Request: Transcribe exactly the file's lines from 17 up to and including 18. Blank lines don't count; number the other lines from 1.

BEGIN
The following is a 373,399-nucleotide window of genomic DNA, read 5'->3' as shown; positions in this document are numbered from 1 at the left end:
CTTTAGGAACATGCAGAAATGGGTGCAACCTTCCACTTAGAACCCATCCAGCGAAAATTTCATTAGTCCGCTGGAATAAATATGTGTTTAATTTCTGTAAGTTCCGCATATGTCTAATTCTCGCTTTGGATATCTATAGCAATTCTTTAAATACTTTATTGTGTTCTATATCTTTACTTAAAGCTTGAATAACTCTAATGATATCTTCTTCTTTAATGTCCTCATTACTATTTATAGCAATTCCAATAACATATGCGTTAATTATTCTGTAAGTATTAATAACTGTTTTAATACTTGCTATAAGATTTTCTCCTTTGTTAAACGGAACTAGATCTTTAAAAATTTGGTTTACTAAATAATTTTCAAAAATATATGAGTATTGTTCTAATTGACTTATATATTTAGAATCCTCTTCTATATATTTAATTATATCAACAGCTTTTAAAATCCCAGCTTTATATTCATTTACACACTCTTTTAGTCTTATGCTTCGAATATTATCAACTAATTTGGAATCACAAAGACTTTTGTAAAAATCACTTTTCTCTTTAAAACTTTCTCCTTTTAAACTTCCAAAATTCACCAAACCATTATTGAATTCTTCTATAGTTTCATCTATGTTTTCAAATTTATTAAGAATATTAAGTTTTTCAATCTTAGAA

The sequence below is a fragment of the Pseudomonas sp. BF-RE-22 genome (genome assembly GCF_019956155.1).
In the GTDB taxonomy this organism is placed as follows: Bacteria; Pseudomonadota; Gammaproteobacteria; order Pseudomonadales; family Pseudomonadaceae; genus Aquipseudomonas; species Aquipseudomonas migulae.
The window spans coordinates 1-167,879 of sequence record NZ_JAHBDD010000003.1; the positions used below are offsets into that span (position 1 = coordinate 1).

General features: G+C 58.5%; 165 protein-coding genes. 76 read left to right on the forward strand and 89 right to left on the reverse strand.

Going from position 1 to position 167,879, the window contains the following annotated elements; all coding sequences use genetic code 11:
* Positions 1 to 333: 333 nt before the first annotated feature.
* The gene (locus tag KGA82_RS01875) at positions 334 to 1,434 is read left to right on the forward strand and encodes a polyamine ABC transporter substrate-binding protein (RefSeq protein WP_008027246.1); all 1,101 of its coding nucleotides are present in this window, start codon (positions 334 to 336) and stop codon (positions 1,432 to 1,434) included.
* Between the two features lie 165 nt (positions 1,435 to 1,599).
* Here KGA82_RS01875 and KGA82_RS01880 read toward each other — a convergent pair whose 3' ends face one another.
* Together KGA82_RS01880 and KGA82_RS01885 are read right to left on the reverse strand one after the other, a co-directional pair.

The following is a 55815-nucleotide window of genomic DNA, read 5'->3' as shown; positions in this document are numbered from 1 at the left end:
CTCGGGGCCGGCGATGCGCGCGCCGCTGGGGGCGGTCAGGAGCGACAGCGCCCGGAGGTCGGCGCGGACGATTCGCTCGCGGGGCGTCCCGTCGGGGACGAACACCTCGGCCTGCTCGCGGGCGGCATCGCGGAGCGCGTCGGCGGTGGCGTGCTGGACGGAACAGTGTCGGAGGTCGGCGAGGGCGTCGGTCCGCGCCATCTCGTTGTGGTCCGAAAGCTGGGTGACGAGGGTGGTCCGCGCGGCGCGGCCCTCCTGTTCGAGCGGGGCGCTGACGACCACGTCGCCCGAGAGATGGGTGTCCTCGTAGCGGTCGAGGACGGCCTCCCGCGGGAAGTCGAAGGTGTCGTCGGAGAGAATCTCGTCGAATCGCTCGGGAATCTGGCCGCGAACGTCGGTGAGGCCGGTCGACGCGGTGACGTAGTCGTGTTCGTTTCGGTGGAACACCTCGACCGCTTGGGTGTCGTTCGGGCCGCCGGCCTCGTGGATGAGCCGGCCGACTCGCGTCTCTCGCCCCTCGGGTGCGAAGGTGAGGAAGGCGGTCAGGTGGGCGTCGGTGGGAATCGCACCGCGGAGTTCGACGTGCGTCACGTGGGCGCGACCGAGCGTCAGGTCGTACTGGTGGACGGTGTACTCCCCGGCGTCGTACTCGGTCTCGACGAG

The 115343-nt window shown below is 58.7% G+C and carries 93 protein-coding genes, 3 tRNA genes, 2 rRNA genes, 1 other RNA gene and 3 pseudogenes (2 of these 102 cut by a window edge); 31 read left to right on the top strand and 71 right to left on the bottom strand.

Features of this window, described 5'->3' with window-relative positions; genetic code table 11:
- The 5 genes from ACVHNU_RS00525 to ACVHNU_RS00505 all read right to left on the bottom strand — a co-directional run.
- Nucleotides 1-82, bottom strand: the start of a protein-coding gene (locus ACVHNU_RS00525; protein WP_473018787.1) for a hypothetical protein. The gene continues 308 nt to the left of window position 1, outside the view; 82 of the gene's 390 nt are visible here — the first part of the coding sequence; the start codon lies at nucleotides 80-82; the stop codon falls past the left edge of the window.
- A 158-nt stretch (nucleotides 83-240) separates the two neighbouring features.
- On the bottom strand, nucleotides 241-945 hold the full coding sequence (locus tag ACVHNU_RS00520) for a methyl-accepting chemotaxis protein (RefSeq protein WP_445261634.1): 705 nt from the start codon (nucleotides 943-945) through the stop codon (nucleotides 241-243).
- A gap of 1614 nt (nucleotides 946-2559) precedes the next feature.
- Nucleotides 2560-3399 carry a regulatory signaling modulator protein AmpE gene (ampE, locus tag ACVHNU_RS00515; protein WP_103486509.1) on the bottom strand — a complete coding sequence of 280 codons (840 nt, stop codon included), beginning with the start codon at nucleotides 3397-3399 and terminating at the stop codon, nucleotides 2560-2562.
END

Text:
- The 5 genes from ACVHNU_RS00525 to ACVHNU_RS00505 all read right to left on the bottom strand — a co-directional run.
- Nucleotides 1-82, bottom strand: the start of a protein-coding gene (locus ACVHNU_RS00525; protein WP_473018787.1) for a hypothetical protein. The gene continues 308 nt to the left of window position 1, outside the view; 82 of the gene's 390 nt are visible here — the first part of the coding sequence; the start codon lies at nucleotides 80-82; the stop codon falls past the left edge of the window.